South America Geography
The Amazon Basin (Amazonia) is covered by the largest tropical rain forest in the world, and running through its heart is the Amazon River and its more than 1,000 tributaries, seven of them more than 1,000 miles in length. Measurable rain falls on an average of 200 days a year here, and total rainfall often approaches 100 inches per year.
The basin drains over 2,700,000 sq. miles, and covers about one-third of South America. Rising high in the Andes, the river's network irrigates almost half of the continent, and in terms of volume of water discharged into an ocean... it's the largest in the world.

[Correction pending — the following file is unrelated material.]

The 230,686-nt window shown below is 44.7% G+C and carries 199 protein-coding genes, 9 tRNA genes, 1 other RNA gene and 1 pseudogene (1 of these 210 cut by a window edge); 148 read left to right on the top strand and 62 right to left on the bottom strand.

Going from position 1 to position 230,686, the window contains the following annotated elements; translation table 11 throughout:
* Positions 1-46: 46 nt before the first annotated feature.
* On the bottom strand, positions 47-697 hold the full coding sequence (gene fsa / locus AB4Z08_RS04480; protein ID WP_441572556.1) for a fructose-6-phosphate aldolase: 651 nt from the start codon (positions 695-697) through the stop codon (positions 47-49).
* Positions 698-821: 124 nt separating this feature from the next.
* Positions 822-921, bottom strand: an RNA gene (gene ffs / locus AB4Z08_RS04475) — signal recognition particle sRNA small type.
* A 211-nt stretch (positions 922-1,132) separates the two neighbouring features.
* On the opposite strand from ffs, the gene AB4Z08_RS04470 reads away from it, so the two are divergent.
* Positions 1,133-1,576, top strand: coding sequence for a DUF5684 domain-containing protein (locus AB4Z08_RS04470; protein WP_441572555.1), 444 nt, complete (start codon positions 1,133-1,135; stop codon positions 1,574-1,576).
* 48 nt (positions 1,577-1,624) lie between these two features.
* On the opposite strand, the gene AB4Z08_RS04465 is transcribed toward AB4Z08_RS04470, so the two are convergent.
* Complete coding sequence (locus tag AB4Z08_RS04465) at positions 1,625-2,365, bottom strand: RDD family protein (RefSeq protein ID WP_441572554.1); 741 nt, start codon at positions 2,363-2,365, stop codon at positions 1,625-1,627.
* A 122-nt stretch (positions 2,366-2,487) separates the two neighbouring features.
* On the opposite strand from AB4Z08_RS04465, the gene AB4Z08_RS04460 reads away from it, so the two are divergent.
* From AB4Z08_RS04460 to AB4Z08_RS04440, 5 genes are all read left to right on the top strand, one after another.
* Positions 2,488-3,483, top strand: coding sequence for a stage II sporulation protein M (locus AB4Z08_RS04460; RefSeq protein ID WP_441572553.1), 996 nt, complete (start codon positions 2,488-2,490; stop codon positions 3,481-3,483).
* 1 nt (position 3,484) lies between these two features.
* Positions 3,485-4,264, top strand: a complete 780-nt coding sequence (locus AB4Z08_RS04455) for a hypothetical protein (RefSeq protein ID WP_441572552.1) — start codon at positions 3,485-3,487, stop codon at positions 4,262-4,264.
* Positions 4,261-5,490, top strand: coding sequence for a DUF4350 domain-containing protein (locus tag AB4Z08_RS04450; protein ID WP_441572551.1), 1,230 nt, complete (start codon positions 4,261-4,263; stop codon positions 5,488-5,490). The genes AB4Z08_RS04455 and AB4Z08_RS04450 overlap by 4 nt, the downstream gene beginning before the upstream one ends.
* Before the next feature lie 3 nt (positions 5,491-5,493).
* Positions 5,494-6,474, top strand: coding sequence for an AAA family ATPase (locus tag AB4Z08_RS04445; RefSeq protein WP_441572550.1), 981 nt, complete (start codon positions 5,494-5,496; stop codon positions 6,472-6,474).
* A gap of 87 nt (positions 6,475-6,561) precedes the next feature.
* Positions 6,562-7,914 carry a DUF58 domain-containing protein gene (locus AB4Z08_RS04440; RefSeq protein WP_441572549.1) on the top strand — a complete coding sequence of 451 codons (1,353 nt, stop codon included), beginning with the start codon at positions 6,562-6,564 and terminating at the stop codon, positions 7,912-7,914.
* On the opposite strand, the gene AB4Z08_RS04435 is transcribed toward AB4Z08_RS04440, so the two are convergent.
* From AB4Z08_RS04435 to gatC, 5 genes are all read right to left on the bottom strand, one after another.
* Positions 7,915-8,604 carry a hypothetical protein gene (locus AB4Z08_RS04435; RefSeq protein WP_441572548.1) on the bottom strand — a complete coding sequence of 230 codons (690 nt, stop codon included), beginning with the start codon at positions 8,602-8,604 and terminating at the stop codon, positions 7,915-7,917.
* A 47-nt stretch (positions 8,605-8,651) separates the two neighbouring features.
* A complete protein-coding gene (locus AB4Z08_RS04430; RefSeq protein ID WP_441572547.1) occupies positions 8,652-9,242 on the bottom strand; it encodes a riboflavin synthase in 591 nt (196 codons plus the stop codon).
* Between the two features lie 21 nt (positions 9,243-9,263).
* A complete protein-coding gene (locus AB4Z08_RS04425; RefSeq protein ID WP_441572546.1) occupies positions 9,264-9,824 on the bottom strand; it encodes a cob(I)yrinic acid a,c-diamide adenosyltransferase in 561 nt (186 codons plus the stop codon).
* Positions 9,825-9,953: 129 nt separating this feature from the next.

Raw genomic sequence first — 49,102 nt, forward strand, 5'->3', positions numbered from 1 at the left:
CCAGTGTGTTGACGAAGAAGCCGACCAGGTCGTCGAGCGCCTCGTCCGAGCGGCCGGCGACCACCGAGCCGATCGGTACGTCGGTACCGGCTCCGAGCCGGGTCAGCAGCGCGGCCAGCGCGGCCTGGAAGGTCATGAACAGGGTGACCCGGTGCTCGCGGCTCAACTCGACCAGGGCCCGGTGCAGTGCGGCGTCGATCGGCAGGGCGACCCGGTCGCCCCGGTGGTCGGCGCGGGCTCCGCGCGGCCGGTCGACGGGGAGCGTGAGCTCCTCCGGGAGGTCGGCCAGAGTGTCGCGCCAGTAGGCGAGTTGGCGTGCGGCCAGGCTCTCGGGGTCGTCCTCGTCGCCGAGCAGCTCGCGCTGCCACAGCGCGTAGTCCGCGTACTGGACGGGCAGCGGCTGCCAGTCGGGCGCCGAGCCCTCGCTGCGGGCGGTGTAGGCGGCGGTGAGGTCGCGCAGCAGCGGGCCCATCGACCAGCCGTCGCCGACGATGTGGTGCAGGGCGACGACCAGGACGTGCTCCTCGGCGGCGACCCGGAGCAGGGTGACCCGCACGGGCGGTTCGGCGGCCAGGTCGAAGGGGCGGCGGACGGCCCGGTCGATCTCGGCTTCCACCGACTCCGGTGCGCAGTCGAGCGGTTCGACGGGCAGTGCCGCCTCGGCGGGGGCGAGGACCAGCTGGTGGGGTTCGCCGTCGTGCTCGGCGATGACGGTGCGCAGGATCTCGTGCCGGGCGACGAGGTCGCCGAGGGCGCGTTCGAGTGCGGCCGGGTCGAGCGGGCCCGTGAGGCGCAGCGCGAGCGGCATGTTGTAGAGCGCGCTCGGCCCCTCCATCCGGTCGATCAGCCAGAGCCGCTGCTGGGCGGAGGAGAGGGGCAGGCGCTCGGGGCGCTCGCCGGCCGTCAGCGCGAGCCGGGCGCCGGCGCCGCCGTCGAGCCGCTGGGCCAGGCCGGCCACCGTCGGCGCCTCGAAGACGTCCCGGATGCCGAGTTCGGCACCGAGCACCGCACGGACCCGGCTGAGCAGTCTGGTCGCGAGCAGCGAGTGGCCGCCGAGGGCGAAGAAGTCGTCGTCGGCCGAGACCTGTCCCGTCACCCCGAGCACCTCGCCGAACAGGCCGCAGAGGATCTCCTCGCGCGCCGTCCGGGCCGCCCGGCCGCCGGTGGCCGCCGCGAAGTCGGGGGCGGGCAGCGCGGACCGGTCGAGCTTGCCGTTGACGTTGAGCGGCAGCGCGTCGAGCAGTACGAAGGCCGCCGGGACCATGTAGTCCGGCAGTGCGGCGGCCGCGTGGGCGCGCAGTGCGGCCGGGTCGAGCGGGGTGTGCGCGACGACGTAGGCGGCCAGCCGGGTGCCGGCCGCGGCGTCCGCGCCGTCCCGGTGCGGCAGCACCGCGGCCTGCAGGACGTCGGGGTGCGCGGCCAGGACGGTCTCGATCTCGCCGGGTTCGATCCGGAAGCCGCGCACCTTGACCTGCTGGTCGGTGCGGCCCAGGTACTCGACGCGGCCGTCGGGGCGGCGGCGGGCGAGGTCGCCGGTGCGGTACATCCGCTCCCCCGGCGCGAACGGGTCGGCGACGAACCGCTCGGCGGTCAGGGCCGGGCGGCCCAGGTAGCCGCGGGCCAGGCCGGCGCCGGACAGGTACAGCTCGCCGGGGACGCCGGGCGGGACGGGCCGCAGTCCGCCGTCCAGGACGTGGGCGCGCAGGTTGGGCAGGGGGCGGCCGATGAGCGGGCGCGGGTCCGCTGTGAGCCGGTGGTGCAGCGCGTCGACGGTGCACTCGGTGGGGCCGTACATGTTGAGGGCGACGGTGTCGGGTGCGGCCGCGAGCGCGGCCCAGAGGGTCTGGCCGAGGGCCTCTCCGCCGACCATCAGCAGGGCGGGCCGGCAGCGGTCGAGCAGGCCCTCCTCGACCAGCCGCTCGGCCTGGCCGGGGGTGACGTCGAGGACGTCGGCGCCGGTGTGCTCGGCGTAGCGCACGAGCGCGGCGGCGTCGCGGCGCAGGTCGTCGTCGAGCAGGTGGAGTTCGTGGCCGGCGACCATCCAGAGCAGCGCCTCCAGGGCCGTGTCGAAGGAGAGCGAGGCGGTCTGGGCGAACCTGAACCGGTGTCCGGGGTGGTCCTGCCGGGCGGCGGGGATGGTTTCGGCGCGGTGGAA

It's the source of most major rivers on the continent, and its many ranges include dozens of peaks that reach over 20,000 ft; the highest point being Aconcagua in Argentina, at 22,384 ft. (6,960m). It's also home to some of the planet's largest volcanoes, and in the far south along the coast of Chile, large glaciers and ice sheets are commonplace.
Sparsely populated and positioned high into the Andes of Chile, this somewhat small desert (or plateau) is a cold place, and one of the few deserts on Earth that doesn't receive any rain. It's approximately 100 miles wide and 625 miles long. The landscape is totally barren and covered with small borax lakes, lava flow remnants and saline deposits.